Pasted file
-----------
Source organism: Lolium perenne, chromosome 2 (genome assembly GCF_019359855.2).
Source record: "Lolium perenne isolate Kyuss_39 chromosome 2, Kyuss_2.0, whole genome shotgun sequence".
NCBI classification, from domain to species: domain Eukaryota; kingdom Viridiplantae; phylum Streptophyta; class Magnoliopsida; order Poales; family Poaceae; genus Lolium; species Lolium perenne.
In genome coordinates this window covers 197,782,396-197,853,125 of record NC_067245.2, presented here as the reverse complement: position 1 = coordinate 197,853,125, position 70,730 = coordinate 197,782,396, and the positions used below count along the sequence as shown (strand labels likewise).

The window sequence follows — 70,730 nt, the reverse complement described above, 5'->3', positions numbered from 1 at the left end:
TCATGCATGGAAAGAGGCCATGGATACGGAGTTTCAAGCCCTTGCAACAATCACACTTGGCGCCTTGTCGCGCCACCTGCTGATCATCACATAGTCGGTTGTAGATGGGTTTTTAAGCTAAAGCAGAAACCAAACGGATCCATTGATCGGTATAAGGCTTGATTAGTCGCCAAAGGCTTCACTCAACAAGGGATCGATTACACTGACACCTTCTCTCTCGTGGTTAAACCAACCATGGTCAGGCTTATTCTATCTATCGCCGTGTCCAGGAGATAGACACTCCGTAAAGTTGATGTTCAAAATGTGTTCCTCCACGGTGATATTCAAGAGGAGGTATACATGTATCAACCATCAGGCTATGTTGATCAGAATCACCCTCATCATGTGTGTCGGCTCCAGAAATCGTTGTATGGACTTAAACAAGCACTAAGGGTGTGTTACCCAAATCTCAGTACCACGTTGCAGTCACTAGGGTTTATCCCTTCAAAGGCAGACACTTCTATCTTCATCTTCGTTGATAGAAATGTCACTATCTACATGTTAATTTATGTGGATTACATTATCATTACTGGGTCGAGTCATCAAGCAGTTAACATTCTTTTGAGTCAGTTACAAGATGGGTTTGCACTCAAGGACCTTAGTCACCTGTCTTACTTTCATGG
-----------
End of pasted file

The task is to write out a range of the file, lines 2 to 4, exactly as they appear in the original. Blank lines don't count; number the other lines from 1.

Source record: "Lolium perenne isolate Kyuss_39 chromosome 2, Kyuss_2.0, whole genome shotgun sequence".
NCBI classification, from domain to species: domain Eukaryota; kingdom Viridiplantae; phylum Streptophyta; class Magnoliopsida; order Poales; family Poaceae; genus Lolium; species Lolium perenne.
In genome coordinates this window covers 197,782,396-197,853,125 of record NC_067245.2, presented here as the reverse complement: position 1 = coordinate 197,853,125, position 70,730 = coordinate 197,782,396, and the positions used below count along the sequence as shown (strand labels likewise).